No matter your business activities or how many procedures you have in place for your staff to follow, the very fact that businesses are run by human beings means there are always going to be a margin for error. Granted, with better risk management and stringent management processes comes a much smaller margin but there isn’t a single business that is completely risk free of making a good old fashion blunder.
What sort of errors am I referring to? Here’s some examples we’ve seen over the years:
- Mechanical workshop: Fitting the wrong part to a vehicle during a routine service
- Glazier: Replacing a pane of glass with glass that wasn’t what the customer requested
- Truck Body Builder: Building a truck body whose dimensions didn’t pass the roadworthy test when the customer went to register the vehicle
- Signwriter: Fitted signage to a customer’s car that had a spelling error
So what happens here you ask? Well the answer can be very complicated but in most circumstances is relatively straight forward from a liability perspective.
If you have made an error that needs you to go back and fix it up, the cost of doing so is excluded under the “Faulty Workmanship” exclusion in a Public and Products Liability policy. Here’s a typical Faulty Workmanship clause from a leading insurer:
We do not cover any liability for the cost of performing, completing, correcting or improving any work undertaken by You.”
The intention is simple in that the insurer doesn’t want to be taking the risk of needing to pay to correct or undertake any work that could have been avoided in the first place. Seems reasonable when you understand the principals of a liability policy is to cover injury or damage to third parties, but when you add another layer to the situation where that mistake causes injury or damage your policy intends to respond.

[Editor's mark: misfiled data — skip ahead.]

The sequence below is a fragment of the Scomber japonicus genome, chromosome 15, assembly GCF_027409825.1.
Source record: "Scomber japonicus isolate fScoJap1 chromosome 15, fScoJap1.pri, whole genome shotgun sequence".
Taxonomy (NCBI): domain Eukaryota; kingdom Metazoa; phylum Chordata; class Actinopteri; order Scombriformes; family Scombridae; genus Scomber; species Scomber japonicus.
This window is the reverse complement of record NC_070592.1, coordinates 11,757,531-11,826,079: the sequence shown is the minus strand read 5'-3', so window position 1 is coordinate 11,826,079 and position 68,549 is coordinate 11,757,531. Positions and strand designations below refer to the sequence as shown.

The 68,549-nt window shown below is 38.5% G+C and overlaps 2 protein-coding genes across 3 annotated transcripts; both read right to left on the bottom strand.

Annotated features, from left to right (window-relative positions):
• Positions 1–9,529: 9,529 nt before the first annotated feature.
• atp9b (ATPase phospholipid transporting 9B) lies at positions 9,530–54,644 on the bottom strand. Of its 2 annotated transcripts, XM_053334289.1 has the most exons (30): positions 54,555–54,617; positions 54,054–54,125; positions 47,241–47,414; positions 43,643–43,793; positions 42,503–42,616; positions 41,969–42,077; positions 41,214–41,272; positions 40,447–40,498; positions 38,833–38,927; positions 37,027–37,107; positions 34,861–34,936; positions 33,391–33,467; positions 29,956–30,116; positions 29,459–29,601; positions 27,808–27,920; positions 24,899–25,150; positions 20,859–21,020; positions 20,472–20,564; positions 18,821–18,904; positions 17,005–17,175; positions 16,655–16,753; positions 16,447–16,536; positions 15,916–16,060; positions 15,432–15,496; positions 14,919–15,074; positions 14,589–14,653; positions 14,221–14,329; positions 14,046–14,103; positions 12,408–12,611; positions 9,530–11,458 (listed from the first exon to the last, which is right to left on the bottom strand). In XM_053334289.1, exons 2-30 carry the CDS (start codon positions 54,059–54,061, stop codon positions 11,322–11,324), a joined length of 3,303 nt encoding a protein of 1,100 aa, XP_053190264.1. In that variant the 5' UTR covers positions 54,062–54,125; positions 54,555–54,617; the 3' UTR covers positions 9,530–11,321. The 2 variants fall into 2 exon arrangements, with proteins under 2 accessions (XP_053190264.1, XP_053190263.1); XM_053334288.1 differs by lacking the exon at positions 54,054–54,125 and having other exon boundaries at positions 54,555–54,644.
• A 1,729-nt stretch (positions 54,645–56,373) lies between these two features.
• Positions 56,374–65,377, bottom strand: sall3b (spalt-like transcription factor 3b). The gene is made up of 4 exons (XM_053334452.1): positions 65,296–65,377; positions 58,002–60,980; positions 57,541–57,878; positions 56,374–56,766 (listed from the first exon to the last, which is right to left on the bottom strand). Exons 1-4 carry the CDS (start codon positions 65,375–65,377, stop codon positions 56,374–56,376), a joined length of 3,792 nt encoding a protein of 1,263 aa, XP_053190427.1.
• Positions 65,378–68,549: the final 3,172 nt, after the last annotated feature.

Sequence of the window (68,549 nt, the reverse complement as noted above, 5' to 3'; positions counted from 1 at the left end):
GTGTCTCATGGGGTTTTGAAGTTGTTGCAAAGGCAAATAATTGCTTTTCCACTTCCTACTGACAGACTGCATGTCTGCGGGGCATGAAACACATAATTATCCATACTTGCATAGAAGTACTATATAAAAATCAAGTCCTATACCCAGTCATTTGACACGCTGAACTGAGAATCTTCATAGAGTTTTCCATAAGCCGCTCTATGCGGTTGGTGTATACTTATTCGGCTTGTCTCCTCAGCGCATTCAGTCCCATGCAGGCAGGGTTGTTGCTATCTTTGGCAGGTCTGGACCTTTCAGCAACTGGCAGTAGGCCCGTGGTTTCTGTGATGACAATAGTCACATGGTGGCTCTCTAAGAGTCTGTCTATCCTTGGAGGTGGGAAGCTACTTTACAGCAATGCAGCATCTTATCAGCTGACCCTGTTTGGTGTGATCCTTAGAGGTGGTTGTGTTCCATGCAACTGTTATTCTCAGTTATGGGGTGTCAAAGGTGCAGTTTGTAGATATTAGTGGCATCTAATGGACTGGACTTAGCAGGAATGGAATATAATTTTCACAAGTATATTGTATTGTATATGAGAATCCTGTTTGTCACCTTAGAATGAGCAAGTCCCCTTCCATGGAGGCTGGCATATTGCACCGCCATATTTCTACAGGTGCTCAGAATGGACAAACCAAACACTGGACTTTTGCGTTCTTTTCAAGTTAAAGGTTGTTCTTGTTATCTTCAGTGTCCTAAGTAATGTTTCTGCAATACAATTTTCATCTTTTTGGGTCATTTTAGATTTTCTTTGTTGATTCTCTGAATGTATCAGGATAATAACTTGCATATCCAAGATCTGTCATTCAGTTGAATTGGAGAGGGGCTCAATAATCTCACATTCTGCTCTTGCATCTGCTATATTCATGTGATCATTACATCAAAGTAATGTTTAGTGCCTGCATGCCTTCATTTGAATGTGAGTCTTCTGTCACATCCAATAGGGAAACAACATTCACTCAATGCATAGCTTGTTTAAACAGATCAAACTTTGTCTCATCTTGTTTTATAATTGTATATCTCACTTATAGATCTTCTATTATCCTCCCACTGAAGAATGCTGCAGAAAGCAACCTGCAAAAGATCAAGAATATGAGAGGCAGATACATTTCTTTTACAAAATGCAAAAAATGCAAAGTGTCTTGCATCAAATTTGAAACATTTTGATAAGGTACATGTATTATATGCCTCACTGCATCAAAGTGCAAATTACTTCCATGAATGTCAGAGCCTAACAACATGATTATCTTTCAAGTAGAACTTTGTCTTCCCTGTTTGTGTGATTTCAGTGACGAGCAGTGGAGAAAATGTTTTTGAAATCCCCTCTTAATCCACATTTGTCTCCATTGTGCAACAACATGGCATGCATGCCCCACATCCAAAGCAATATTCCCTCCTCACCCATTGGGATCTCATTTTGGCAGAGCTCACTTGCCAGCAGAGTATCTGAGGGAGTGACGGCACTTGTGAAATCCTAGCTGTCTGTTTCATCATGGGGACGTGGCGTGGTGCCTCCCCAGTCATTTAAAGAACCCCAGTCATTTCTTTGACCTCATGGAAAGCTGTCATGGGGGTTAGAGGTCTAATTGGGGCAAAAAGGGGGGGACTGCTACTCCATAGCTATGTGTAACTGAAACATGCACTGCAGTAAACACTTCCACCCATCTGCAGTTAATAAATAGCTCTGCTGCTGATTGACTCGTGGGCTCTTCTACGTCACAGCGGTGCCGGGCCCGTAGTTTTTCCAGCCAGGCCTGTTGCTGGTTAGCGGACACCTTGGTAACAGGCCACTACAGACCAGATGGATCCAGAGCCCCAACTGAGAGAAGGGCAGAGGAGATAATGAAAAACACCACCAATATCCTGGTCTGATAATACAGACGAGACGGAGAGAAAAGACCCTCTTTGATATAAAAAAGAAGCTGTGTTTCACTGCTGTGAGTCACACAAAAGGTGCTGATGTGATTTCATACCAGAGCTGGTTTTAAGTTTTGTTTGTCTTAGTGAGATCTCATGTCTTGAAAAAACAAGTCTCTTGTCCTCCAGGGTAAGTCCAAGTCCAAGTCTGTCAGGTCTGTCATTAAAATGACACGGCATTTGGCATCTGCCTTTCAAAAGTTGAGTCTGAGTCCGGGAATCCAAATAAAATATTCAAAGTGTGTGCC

To make it more complex again there are examples where there was no injury or damage to trigger your policy but you’ve caused a financial loss to the customer because of the mistake. Viola – an “Errors and Omissions” extension! We’ve covered E&O in another article and the scope and effectiveness of an E&O clause depends entirely on the insurer selected but broadly speaking they help where you have made an error and caused a financial loss to a third party without injuring or damaging anything.
In conclusion think:
An error that needs fixing? Won’t be covered by your liability policy.
An error that has caused resulting injury or damage? Should be covered by your liability policy.
An error that caused a financial loss without injury or damage? E&O cover should be able to help.
This can be complex and depending on your industry black and white boundaries get somewhat blurred requiring a professional broker to help advocate for you in a claim situation. It is cover that we’ve become experts at navigating and would love to help you understand better. Get in touch, we’d love to help you.
Director | McLardy McShane South East